Things To Do

You can visit National Trust sites for free this autumn

Some good financial news for once.

Daisy Jackson Daisy Jackson - 4th October 2022

The National Trust is celebrating the arrival of a new season by offering free visits to the sites it cares for this autumn.

Families will be able to visit the many stately homes, grand gardens, beaches and countryside locations that are looked after by the charity.

The limited-time offer will allow people to book an autumn trip to a National Trust site of their choosing.

Each free ticket will admit two adults and up to four children, with hundreds of sites taking part in the campaign.

The National Trust says: “Everyone needs nature and autumn is when it really glows.


“As the scenes change around us escape into the season with a free visit to the places we care for.”

Quarry Bank. Credit: National Trust

Around Greater Manchester, those include Dunham Massey with its ancient deer park, the incredible Lyme Park (famous for its role in Pride and Prejudice), and the historic Quarry Bank.


Not to mention those just across the borders into neighbouring counties, like Marsden Moor, Hare Hill, and Hardcastle Crags.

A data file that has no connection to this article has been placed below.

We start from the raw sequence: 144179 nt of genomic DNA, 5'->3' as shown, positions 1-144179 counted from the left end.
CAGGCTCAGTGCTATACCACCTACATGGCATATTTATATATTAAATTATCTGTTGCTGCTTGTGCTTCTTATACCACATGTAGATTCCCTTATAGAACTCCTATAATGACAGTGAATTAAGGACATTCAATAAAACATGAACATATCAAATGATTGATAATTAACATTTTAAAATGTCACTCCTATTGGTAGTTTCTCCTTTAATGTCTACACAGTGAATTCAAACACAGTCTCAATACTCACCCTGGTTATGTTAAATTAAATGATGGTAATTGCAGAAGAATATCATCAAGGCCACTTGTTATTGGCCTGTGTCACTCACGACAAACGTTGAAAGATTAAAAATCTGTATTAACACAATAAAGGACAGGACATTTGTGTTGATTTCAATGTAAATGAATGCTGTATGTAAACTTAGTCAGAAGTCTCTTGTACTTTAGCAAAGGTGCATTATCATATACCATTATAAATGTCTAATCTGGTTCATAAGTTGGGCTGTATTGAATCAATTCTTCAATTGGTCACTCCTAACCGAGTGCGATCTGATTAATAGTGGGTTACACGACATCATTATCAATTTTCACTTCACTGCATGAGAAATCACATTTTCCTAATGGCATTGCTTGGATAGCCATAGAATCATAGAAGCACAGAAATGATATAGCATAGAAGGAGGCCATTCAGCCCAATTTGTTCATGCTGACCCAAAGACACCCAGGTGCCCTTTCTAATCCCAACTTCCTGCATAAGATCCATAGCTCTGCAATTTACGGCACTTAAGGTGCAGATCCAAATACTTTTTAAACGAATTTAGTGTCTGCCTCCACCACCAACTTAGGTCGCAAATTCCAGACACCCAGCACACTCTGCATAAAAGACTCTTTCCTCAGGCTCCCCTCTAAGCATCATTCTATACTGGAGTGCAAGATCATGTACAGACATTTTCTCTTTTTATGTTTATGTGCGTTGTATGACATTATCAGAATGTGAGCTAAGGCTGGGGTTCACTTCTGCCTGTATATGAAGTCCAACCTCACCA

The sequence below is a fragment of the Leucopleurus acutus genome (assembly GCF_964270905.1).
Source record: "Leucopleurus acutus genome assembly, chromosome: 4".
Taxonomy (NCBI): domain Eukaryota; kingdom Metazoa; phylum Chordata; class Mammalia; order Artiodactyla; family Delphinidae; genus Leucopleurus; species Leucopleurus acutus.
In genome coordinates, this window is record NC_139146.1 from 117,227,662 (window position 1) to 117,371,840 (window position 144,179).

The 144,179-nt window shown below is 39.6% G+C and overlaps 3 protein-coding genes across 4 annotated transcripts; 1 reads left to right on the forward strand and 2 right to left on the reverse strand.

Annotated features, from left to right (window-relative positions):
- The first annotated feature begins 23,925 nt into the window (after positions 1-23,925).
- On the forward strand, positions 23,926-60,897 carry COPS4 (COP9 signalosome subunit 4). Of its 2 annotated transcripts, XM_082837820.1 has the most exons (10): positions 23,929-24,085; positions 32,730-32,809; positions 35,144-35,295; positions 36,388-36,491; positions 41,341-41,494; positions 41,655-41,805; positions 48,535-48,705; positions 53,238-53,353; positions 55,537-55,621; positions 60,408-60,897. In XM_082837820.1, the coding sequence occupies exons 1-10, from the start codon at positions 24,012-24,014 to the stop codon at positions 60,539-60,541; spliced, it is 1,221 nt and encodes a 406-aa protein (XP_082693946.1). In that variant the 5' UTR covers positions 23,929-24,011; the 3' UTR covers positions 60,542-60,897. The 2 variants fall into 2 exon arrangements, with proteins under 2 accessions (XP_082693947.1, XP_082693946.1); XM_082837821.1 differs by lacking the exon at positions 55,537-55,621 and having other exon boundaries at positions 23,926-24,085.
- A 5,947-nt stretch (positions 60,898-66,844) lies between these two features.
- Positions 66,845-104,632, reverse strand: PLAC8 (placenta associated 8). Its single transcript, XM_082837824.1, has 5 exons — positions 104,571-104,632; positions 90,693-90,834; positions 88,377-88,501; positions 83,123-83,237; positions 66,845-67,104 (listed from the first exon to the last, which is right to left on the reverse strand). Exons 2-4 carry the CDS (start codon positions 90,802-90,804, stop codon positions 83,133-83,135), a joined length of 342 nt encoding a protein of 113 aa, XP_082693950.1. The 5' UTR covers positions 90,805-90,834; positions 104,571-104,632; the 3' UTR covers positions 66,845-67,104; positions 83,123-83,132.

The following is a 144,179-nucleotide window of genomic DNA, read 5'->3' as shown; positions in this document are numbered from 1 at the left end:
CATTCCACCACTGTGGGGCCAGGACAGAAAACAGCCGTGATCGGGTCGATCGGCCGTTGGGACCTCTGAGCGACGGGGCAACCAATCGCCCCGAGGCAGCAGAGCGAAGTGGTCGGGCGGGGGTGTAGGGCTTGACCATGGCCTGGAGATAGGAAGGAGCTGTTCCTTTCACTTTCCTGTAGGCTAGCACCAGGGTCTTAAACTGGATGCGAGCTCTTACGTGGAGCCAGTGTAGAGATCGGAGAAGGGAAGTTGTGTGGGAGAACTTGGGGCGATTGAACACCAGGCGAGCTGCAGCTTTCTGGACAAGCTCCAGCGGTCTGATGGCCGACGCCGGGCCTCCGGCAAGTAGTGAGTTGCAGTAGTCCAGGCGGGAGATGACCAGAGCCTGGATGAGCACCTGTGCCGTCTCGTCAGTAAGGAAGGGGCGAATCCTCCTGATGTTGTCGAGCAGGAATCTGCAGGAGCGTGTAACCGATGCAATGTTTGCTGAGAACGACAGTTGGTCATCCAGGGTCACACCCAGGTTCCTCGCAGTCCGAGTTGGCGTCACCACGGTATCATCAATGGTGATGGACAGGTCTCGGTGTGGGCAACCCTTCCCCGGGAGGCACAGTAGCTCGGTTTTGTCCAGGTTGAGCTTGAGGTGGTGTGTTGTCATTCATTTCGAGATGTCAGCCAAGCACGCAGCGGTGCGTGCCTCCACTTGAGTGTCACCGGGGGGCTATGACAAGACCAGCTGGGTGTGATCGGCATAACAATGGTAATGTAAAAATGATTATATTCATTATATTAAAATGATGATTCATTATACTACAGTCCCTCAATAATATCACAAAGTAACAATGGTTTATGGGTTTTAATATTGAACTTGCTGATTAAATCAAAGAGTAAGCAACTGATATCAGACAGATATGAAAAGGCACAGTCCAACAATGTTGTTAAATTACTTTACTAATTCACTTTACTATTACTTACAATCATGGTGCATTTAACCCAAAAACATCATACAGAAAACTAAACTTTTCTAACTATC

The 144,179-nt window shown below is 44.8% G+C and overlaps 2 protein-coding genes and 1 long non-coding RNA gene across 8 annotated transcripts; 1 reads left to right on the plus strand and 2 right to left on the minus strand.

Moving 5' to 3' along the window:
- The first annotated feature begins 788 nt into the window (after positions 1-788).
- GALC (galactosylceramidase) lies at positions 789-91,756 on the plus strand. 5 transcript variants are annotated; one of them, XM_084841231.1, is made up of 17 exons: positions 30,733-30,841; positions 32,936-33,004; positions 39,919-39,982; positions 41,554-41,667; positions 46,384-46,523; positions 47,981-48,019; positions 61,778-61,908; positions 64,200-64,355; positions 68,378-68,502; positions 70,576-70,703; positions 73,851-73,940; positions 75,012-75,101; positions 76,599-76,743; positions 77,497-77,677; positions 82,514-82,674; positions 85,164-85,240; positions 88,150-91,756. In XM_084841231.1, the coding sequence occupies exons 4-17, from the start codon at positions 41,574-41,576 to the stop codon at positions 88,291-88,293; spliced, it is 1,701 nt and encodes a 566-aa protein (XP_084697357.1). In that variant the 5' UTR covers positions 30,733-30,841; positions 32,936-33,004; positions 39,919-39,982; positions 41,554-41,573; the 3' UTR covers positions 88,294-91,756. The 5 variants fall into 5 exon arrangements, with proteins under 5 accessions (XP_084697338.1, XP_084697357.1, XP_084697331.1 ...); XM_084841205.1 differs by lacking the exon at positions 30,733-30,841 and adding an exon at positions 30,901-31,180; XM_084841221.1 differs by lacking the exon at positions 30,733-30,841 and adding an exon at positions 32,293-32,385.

You can also use the free National Trust pass to visit Castlefield Viaduct, the sky-high urban park that opened here in Manchester this year.

The 330-metre Grade II-listed steel viaduct was transformed with plants and landscaping into a heritage park, which is technically only a temporary installation while the National Trust works on a permanent vision for the landmark’s future.


Read more

Some sites won’t be taking part in the Guest Pass promotion, and visitors are urged to check their chosen destination isn’t on this list before visiting.

Alderley Edge and Tatton Park, for example, are both excluded from the deal.

The free National Trust guest pass promotion will be available to use at sites on or before 30 November 2022.

You can find out more here.

For all the latest news, events and goings on in Greater Manchester, subscribe to The Manc newsletter here.

Featured image: Wikimedia Commons